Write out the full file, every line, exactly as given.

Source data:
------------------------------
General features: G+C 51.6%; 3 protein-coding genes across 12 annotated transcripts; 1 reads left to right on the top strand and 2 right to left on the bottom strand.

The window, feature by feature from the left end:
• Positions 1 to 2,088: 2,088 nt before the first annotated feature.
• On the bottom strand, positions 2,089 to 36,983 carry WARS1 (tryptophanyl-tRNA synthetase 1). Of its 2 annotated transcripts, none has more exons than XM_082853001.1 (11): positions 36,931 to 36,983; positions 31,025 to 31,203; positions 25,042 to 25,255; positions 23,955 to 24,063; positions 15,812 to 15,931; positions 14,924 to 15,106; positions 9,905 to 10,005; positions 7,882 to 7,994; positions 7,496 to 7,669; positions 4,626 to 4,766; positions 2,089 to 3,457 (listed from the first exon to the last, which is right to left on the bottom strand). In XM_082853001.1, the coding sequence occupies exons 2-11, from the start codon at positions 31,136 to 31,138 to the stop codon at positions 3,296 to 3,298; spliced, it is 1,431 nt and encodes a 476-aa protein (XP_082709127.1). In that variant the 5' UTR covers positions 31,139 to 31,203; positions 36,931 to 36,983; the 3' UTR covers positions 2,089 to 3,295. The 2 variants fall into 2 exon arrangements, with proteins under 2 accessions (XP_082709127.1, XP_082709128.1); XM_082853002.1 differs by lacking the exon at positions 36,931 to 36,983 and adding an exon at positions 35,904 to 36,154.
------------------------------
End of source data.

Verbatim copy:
General features: G+C 51.6%; 3 protein-coding genes across 12 annotated transcripts; 1 reads left to right on the top strand and 2 right to left on the bottom strand.

The window, feature by feature from the left end:
• Positions 1 to 2,088: 2,088 nt before the first annotated feature.
• On the bottom strand, positions 2,089 to 36,983 carry WARS1 (tryptophanyl-tRNA synthetase 1). Of its 2 annotated transcripts, none has more exons than XM_082853001.1 (11): positions 36,931 to 36,983; positions 31,025 to 31,203; positions 25,042 to 25,255; positions 23,955 to 24,063; positions 15,812 to 15,931; positions 14,924 to 15,106; positions 9,905 to 10,005; positions 7,882 to 7,994; positions 7,496 to 7,669; positions 4,626 to 4,766; positions 2,089 to 3,457 (listed from the first exon to the last, which is right to left on the bottom strand). In XM_082853001.1, the coding sequence occupies exons 2-11, from the start codon at positions 31,136 to 31,138 to the stop codon at positions 3,296 to 3,298; spliced, it is 1,431 nt and encodes a 476-aa protein (XP_082709127.1). In that variant the 5' UTR covers positions 31,139 to 31,203; positions 36,931 to 36,983; the 3' UTR covers positions 2,089 to 3,295. The 2 variants fall into 2 exon arrangements, with proteins under 2 accessions (XP_082709127.1, XP_082709128.1); XM_082853002.1 differs by lacking the exon at positions 36,931 to 36,983 and adding an exon at positions 35,904 to 36,154.